t American Hebrew Congregations, will
i start upon a one month tour of big
i-ities in the United Stales to stim
ulate interest in the tea year pro
gram of expansion lauucued by that
| organization to insure the survival of
Judaism in America.
The business of the trip will con
sist of speech making and orgauiza
| lion work. Meetings will lie arranged
, <ii each city visited and progress ot
i vents to date both locully and nation,
illy will be outlined. The mass meet
ings in the different cities will mark
I lie elimax of the thirty-five week
money raising campaign to accumulate
I a fund of $3.500,000, payable in ten
jears, which suul Is to enable the ful
. li 1 incut of the multiple objectives ol
I tlie Union. It will also be the purpose
i of the pilgrims to organize the many
| business interests of the score or more
i municipalities visited to increase the
momentum of the campaign.
Mr. Strauss, prior to embarking up
! on the venture, said:
"So remarkable have been responses
to our appeal Mint we have mapped
out what virtually a moulds to a Chau
tauqua circuit that will rake us thru
tin* leading cities of the country. Jews
thruoul the country have risen to the
call sounded by Mr. Freiliorg and it
was decided to establish personal con
tact with the many metropolitan eon
tors whose work to date has been so
remarkable. We started out to raise
at least SIOO,OOO weekly and have don.
'"considerably better than that. We will
Im* in a position to announce shortly
the attainment of tin* first million
dollars. There are u number of cities
that have not been heard from as yet
and it is to the tardy ones that we
are looking to force us past the first
milestone in the campaign. I ’’
.T. Walter Freiberg, president of the
Union, in discussing the campaign of
expansion, said:
"There are said to hr* a thousand
-ynagogs in the United States, tin*
| it'-crage seating capacity of which is
! below two hundred. Tnere cannot
j therefore be more than UOO.OOO syna
goged Jews in the United States. What
j becomes of tin* remaining ‘J.SOO.OOOV
"It is not flu* nundK>r of thane tlmt
remain Jews that will save the situa
tion. It is the number that fall awn?
••ndaiigers tlu* situation. The Union
i *as tried several oxjieri meats in or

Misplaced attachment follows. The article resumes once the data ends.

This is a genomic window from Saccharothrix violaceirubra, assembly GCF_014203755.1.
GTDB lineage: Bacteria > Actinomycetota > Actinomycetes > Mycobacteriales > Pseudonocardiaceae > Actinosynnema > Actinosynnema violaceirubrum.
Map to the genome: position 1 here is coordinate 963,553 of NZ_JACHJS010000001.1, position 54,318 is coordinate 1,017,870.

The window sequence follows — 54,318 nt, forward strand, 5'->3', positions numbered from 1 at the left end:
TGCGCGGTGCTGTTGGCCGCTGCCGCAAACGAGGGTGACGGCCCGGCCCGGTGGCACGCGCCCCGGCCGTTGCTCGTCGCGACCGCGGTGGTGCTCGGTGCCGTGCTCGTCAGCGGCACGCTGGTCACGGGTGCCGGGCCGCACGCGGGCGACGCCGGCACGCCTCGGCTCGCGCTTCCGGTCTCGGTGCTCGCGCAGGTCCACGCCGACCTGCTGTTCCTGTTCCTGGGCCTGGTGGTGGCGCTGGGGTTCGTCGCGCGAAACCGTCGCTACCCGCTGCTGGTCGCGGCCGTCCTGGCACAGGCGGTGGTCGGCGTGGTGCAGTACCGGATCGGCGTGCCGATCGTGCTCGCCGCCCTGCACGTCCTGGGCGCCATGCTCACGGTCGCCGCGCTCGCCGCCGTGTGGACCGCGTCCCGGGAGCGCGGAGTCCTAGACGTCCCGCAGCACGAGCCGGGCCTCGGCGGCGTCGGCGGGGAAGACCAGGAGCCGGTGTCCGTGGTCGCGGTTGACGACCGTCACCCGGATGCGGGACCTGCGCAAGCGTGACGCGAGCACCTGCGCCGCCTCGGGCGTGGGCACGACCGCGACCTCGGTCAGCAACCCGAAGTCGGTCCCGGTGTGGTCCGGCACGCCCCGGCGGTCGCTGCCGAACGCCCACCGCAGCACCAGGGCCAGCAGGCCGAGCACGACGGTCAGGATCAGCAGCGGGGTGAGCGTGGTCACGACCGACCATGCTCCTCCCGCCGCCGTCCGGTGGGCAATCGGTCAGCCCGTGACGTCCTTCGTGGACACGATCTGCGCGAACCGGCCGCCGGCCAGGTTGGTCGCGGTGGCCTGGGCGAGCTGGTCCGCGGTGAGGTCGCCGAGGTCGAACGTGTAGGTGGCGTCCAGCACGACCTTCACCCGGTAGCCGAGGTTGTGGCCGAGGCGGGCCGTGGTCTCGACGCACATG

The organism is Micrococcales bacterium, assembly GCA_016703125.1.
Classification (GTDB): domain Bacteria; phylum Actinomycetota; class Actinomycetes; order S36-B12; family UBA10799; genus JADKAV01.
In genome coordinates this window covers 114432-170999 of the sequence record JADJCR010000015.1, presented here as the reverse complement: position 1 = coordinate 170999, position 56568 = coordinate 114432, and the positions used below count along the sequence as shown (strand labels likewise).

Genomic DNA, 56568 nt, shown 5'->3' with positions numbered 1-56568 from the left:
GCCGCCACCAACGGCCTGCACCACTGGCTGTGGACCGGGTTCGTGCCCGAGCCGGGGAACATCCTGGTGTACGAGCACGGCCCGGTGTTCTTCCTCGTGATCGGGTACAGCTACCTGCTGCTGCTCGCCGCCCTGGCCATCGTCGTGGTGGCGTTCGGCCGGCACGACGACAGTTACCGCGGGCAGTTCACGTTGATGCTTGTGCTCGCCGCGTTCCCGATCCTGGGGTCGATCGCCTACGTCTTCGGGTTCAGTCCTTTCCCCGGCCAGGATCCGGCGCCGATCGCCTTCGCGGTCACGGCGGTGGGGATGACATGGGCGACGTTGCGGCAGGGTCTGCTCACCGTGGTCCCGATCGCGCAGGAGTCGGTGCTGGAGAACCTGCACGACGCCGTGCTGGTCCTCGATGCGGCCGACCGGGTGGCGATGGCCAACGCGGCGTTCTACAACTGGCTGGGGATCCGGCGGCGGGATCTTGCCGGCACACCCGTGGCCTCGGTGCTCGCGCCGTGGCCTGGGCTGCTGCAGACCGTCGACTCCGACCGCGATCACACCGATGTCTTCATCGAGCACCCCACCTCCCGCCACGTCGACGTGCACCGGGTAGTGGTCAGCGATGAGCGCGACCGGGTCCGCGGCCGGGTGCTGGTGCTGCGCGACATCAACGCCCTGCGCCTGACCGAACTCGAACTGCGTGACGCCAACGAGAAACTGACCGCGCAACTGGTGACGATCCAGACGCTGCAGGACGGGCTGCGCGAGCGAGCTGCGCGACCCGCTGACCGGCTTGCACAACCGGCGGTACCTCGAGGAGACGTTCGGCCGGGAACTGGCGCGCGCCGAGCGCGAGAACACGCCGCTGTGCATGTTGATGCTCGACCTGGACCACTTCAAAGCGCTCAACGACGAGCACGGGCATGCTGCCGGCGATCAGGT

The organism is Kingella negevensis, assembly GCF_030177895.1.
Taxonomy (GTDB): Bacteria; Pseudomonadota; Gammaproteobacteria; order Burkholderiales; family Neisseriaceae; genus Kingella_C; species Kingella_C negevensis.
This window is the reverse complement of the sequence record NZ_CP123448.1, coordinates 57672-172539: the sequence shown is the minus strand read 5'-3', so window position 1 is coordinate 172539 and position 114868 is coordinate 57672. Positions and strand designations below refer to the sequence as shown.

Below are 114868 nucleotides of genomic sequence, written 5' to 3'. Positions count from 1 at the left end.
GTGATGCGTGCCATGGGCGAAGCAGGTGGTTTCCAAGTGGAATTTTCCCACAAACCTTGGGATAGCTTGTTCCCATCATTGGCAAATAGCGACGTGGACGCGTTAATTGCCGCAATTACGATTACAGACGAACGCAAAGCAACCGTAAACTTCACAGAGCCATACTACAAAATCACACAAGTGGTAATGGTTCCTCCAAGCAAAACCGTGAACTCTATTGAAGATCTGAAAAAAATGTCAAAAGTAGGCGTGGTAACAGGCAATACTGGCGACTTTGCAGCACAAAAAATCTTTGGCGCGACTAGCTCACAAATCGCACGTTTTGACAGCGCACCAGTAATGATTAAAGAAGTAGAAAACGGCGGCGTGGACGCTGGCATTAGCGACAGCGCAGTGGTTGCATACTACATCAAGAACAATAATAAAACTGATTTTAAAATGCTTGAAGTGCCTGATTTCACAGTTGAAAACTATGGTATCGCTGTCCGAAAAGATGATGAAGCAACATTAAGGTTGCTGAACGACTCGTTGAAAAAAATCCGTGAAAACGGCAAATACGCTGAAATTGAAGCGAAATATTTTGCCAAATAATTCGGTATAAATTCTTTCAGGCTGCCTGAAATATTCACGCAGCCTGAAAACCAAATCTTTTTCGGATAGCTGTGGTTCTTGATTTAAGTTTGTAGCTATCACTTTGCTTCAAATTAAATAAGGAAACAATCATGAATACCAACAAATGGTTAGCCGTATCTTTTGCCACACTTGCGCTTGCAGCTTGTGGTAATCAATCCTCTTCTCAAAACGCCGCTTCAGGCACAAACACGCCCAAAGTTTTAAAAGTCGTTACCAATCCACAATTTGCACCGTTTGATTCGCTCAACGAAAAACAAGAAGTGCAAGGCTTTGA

ganizing congregations in metropolitan
renters. Our efforts have demon
! strated that it can be done. Sinai
Uongrognfion of flu* Bronx. New York
City, is one of these. We can organize
;.v many move as fnnilu are forth
The great man is he. who in the
| midst of the crowd, keeps with pevferr
! sweetness the independence of solitude,
i —Emerson.
Piano Bargains
,We have, selected l ten instruments —the finest, and
highest grade makes ofAestabfehe&xjuality. iTne
prices have been cut' to the absolute low 1 levebmark
for immediate sale. ,
Specially Priced for 1
Next Week’s Selling
$425 style- Vose.»-. $245
$5OO ‘style Everett. Alt'. $225
5 s6oc§ style Steger.. s37snEsm££g9HH|
style Weber.. $425
$7OO style Knabe.. ££« $445
1 ■
■ $7OO style Lessing $560
stylfe Cable-Nelson.ss6s I
($950 style Schaeffer —. .$585 *
" Sr,PSo style Ap0110....... $735
Every one the latest style anil (Moot be
told from new inetnuneaU.
We list two of the newts* model baby)
prands. The most critical purchaser will mjj
they are 1
$1,500 style STEINWAY. tffljß^^^F
Sale price J1j875 ■
$17400 style. J.- ’ft Fischer. K HP * *
Sale priced p
The instruments quoted above are not old, 1001-of-deW models, but the
Tery l»Wt style any one eronld be prooA te-pboß in thaar boms.
Both Ph 11 I—i-ma—Oampa 2MB
1538 Stout St. Denver.
Pianos —Player Plano*—Sheets Music
Established- 36 Yearn J
Wwnre tol«l that, the custom of eating
milk dishes on Shavuoth arose from
the fact that the Israelites, ou receiv
ing the Law on Mount Siuai. could not
uf once observe the new laws <>f
Kashruth and therefore kept, to u milk
diet for u short time.—Canadian Jew-:
isb Chronicle^

xml | txt